Result of a Stormy Night :
Diodati. The picturesquely situated Villa Diodati at Cologny with Lake Geneva in the background. In front beside orange trees and pumpkins lute with open music book. Steel engraving after William Purser (architect and architecture painter + landscapist, before 1805 – after 1834). C. 1855. 5 × 7⅜ in (12.6 × 18.8 cm).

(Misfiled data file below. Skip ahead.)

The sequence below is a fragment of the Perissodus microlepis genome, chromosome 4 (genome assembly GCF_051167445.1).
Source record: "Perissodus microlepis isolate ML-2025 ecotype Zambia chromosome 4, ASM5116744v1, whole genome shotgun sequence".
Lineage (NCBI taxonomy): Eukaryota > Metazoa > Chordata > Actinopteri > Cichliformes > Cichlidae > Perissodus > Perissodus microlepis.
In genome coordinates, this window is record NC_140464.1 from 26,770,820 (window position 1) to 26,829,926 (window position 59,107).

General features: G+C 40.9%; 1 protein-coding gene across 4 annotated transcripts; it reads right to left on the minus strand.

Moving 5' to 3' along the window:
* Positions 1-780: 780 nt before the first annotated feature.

By its name going back to the Geneva reform divine John Diodati (1576-1649), Lord Byron – front right looking up from a book – spent the summer 1816 in the Villa Diodati in closest contact with Percy Bysshe Shelley and his second wife. A stormy night which kept these from returning to their quarters in a villa nearby, lead to a ghost or horror story competition. By which the Villa Diodati became the birthplace of Mary Wollstonecraft Shelley’s famous “Frankenstein”. – The wide white margin slightly dusty upper right.
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